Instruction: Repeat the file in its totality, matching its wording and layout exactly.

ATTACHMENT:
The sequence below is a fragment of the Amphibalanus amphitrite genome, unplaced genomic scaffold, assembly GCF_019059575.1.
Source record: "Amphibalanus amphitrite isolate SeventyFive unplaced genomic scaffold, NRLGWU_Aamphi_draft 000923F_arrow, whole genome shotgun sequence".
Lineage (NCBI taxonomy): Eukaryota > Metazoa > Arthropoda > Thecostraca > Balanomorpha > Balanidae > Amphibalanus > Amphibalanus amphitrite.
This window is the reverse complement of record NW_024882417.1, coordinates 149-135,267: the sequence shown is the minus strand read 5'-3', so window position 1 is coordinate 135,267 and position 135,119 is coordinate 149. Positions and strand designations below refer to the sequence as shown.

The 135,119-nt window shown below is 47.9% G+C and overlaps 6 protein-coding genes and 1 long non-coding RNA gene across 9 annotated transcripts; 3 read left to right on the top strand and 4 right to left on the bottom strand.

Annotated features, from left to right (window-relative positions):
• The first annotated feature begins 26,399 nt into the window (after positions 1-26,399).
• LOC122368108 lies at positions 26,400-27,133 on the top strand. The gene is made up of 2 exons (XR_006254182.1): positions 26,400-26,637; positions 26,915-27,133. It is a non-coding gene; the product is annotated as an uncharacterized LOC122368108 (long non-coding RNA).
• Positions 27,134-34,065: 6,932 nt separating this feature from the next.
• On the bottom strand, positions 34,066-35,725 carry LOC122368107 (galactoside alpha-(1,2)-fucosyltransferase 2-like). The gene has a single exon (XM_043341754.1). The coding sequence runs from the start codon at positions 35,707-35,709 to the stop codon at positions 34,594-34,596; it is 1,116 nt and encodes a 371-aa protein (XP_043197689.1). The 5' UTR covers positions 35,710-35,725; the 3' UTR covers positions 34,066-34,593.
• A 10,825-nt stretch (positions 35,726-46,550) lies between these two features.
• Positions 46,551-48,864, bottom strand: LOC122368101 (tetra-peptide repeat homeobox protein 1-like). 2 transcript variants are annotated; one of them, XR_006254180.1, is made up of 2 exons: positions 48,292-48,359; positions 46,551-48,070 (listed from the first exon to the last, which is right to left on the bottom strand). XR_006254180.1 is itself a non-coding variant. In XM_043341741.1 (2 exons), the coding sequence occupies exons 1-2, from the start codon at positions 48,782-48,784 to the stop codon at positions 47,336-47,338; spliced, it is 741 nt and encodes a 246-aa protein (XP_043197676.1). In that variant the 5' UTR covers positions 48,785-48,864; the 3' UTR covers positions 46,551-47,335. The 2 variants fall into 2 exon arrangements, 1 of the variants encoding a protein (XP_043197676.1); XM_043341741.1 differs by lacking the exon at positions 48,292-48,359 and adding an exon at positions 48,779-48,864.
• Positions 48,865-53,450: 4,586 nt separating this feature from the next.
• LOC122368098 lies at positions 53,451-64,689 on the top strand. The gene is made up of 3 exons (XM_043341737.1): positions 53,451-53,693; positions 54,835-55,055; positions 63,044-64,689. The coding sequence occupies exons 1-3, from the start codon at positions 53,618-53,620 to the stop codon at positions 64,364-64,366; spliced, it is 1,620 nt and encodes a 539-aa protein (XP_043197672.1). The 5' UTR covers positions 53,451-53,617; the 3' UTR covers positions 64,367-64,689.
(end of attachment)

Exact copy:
The sequence below is a fragment of the Amphibalanus amphitrite genome, unplaced genomic scaffold, assembly GCF_019059575.1.
Source record: "Amphibalanus amphitrite isolate SeventyFive unplaced genomic scaffold, NRLGWU_Aamphi_draft 000923F_arrow, whole genome shotgun sequence".
Lineage (NCBI taxonomy): Eukaryota > Metazoa > Arthropoda > Thecostraca > Balanomorpha > Balanidae > Amphibalanus > Amphibalanus amphitrite.
This window is the reverse complement of record NW_024882417.1, coordinates 149-135,267: the sequence shown is the minus strand read 5'-3', so window position 1 is coordinate 135,267 and position 135,119 is coordinate 149. Positions and strand designations below refer to the sequence as shown.

The 135,119-nt window shown below is 47.9% G+C and overlaps 6 protein-coding genes and 1 long non-coding RNA gene across 9 annotated transcripts; 3 read left to right on the top strand and 4 right to left on the bottom strand.

Annotated features, from left to right (window-relative positions):
• The first annotated feature begins 26,399 nt into the window (after positions 1-26,399).
• LOC122368108 lies at positions 26,400-27,133 on the top strand. The gene is made up of 2 exons (XR_006254182.1): positions 26,400-26,637; positions 26,915-27,133. It is a non-coding gene; the product is annotated as an uncharacterized LOC122368108 (long non-coding RNA).
• Positions 27,134-34,065: 6,932 nt separating this feature from the next.
• On the bottom strand, positions 34,066-35,725 carry LOC122368107 (galactoside alpha-(1,2)-fucosyltransferase 2-like). The gene has a single exon (XM_043341754.1). The coding sequence runs from the start codon at positions 35,707-35,709 to the stop codon at positions 34,594-34,596; it is 1,116 nt and encodes a 371-aa protein (XP_043197689.1). The 5' UTR covers positions 35,710-35,725; the 3' UTR covers positions 34,066-34,593.
• A 10,825-nt stretch (positions 35,726-46,550) lies between these two features.
• Positions 46,551-48,864, bottom strand: LOC122368101 (tetra-peptide repeat homeobox protein 1-like). 2 transcript variants are annotated; one of them, XR_006254180.1, is made up of 2 exons: positions 48,292-48,359; positions 46,551-48,070 (listed from the first exon to the last, which is right to left on the bottom strand). XR_006254180.1 is itself a non-coding variant. In XM_043341741.1 (2 exons), the coding sequence occupies exons 1-2, from the start codon at positions 48,782-48,784 to the stop codon at positions 47,336-47,338; spliced, it is 741 nt and encodes a 246-aa protein (XP_043197676.1). In that variant the 5' UTR covers positions 48,785-48,864; the 3' UTR covers positions 46,551-47,335. The 2 variants fall into 2 exon arrangements, 1 of the variants encoding a protein (XP_043197676.1); XM_043341741.1 differs by lacking the exon at positions 48,292-48,359 and adding an exon at positions 48,779-48,864.
• Positions 48,865-53,450: 4,586 nt separating this feature from the next.
• LOC122368098 lies at positions 53,451-64,689 on the top strand. The gene is made up of 3 exons (XM_043341737.1): positions 53,451-53,693; positions 54,835-55,055; positions 63,044-64,689. The coding sequence occupies exons 1-3, from the start codon at positions 53,618-53,620 to the stop codon at positions 64,364-64,366; spliced, it is 1,620 nt and encodes a 539-aa protein (XP_043197672.1). The 5' UTR covers positions 53,451-53,617; the 3' UTR covers positions 64,367-64,689.